Bhubaneswar team discovers a drug target for neurodegenerative diseases, cancer

Santosh Chauhan-Optimized

Pharmacological activation of TRIM16 protein will be more specific for therapeutic targeting of neurodegenerative diseases, say Santosh Chauhan (right) and Kautilya Kumar Jena (left).

Institute of Life Sciences researchers have discovered that downregulation of a protein drug target can help in the treatment of cancers, while activation can do the same for neurodegerative diseases such as Alzheimer’s, Parkinson’s and amyotrophic lateral sclerosis. They have identified the novel mechanism by which misfolded proteins form aggregates and get degraded in the cells.

Bhubaneswar-based researchers have discovered that activation of a particular protein (TRIM16) can turn out to be a potential therapeutic intervention strategy for neurodegenerative diseases such as Alzheimer’s, Parkinson’s and amyotrophic lateral sclerosis (ALS). At the same time, inhibiting this protein in cancer cells can bring about a reduction in tumour proliferation. The results were published in The EMBO Journal.

Studies carried out in test tubes and in mice models have shown that the protein has the ability to protect cancer cells from oxidative stress, and inhibiting this protein can therefore lead to reduced tumour growth.

Neurodegenerative diseases

Normally, about 30% of newly synthesised proteins in a cell can end up being misfolded, which are then degraded and removed from the cell. Genetic mutations and stress (both cellular and environmental) can increase the rate of misfolding. When the amount of misfolded proteins far exceeds the capacity of cells to degrade and clear them, the cells tend to aggregate the misfolded proteins to reduce toxicity.

Though protein aggregates are less toxic to cells, they too can turn toxic if the aggregates increase in number and size, which is what is seen in the case of Alzheimer’s, Parkinson’s and ALS.

A team of researchers led by Dr. Santosh Chauhan from the Cell Biology and Infectious Diseases Unit at the Institute of Life Sciences, Bhubaneswar has identified the novel mechanism by which misfolded proteins form aggregates and get degraded in the cell.

Role of TRIM16 protein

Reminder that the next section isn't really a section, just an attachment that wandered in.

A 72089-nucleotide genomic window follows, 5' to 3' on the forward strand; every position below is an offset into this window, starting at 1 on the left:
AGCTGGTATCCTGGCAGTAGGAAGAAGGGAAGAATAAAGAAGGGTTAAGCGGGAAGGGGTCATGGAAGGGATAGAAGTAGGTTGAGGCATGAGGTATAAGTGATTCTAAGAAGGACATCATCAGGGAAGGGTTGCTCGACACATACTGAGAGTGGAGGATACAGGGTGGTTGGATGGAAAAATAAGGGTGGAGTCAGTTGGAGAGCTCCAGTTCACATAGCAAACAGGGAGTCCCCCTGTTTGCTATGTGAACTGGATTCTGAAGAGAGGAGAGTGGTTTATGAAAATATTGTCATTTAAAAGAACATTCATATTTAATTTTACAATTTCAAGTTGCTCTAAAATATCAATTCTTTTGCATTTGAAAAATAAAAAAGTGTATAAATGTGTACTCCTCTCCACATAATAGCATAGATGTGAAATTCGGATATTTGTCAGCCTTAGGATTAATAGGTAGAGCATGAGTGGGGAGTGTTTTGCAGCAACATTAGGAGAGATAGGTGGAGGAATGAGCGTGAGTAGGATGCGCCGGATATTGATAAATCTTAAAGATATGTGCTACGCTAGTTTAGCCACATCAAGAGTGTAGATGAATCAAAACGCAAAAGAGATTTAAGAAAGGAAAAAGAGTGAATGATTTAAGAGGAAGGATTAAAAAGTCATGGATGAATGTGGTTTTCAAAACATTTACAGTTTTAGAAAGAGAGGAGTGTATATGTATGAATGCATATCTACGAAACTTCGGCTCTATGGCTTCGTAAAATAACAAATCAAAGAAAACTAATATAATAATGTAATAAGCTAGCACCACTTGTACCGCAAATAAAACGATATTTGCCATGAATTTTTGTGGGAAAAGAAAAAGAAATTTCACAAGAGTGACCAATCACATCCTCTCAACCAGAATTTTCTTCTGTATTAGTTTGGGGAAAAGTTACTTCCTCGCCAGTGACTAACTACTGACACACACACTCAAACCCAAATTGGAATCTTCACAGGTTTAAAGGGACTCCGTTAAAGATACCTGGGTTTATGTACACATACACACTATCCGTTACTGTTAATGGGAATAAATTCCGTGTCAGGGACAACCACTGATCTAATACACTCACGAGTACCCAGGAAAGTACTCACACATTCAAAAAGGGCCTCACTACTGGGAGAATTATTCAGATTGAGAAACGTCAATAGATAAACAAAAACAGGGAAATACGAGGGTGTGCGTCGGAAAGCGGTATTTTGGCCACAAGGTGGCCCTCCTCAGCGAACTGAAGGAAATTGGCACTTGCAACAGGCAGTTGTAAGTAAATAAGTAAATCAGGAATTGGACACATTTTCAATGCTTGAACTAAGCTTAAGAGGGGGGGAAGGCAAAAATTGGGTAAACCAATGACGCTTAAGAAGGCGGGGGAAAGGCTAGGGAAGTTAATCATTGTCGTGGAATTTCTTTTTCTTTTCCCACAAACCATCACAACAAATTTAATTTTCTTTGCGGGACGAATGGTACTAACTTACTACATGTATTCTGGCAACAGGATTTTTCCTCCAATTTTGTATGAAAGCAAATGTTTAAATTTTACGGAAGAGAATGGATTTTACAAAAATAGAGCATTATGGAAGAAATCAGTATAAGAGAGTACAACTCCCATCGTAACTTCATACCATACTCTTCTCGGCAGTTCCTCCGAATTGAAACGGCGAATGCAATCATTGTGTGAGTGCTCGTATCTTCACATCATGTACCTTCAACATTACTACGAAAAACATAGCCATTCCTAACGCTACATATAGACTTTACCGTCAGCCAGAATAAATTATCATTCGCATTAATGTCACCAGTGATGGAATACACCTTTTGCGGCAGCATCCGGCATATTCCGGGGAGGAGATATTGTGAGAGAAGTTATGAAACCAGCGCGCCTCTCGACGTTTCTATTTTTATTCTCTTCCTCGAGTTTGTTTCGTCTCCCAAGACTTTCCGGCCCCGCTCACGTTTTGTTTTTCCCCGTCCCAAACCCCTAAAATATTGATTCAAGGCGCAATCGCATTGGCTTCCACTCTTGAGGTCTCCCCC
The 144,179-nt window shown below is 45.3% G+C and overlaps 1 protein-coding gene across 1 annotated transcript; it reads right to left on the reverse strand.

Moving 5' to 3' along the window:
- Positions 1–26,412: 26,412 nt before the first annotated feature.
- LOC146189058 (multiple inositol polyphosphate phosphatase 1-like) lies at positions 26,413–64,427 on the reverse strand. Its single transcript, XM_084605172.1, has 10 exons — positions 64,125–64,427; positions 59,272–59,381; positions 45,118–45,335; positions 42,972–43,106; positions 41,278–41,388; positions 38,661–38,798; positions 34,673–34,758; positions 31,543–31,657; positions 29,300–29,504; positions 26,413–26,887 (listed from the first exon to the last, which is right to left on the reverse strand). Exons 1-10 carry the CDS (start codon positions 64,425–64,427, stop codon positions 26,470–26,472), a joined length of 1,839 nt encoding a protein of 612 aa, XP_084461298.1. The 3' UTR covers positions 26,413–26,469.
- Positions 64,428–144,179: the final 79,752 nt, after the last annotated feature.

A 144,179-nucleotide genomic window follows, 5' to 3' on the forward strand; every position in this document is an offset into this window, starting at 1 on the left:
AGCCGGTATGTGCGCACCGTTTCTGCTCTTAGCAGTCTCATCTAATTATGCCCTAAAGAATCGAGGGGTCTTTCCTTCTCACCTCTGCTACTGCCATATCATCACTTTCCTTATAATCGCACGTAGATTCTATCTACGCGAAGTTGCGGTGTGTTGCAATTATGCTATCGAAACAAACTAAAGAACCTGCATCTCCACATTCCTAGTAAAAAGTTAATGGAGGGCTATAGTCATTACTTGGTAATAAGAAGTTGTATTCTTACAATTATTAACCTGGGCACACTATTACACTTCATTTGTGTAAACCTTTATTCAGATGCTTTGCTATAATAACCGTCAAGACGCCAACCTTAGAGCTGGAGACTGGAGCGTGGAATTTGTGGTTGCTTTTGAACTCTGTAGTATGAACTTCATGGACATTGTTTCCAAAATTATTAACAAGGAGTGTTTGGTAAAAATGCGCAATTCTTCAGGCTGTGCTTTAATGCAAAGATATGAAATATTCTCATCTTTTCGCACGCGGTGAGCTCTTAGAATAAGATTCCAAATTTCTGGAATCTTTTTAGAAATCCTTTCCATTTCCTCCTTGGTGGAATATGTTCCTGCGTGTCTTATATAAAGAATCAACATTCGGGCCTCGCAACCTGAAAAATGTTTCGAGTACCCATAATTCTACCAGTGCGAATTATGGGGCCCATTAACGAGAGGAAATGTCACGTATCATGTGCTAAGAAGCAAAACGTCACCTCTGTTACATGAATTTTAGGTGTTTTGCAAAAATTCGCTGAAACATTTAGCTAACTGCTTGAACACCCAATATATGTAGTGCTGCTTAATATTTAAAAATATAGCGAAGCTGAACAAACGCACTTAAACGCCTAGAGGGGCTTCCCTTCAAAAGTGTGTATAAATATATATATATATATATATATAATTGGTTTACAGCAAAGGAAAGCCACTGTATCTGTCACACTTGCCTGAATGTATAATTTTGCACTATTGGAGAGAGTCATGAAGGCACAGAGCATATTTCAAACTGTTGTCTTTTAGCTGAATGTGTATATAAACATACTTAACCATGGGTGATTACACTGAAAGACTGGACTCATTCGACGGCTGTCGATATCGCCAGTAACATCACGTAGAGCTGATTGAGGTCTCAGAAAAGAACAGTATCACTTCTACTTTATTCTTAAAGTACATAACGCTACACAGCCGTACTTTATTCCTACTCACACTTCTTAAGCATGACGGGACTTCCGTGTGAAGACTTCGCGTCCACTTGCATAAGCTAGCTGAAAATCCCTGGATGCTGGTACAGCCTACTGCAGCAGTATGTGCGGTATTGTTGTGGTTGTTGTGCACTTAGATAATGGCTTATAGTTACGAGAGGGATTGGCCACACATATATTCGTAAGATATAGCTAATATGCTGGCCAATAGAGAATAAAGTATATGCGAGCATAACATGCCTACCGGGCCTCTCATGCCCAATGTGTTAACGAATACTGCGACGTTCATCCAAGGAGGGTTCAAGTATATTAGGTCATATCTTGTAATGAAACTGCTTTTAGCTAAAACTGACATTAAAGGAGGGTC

They found the TRIM16 protein playing a role both in the formation of protein aggregates and in their degradation. Protein aggregates are formed when the TRIM16 protein activates a particular pathway (P62-NRF2), while protein aggregates get degraded when TRIM16 enhances a different pathway (autophagy).  Autophagy is a process of degrading the unwanted material to clean the cells and keep them healthy.

“The current strategy is to use small molecules to enhance the autophagy process to destroy protein aggregates. But small molecules are non-specific and can target other pathways too,” says Dr. Chauhan, who is an Intermediate Fellow of the Wellcome Trust-DBT India Alliance. “Pharmacological activation of TRIM16 protein, on the other hand, will be more specific for therapeutic targeting of neurodegenerative diseases.” When more TRIM16 protein is produced by activation, autophagy gets enhanced leading to higher rate of protein aggregate degradation.

Reducing cancer proliferation

Since cancer cells proliferate rapidly unlike normal cells, plenty of metabolic waste gets generated and accumulated inside cancer cells. In this study, the researchers have shown that cancer cells via TRIM16 can hijack both the autophagy and P62-NRF2 pathways to keep the cells clean and survive in harsh conditions. The P62-NRF2 pathway detoxifies the reactive oxygen species-related metabolic waste.

When the TRIM16 activity was reduced in cancer cells in vitro, the capacity to proliferate was reduced. “The cancer cells were able to grow normally when the researchers added (complemented) TRIM16 protein, thus validating the crucial role of TRIM16 in cancer cell growth,” says Kautilya Kumar Jena from the Institute’s Cell Biology and Infectious Diseases Unit and first author of the paper.

In the case of animal studies, the researchers first removed (knockout) the TRIM16 protein from cancer cells and then introduced the cancer cells into mice models. “Compared with controls, tumour growth was drastically reduced in mice when cancer cells did not have the TRIM16 protein,” says Chauhan. “If we pharmacologically decrease the activity of TRIM16 in cancer cells then tumour growth can be inhibited.”

Published in The Hindu on September 1, 2018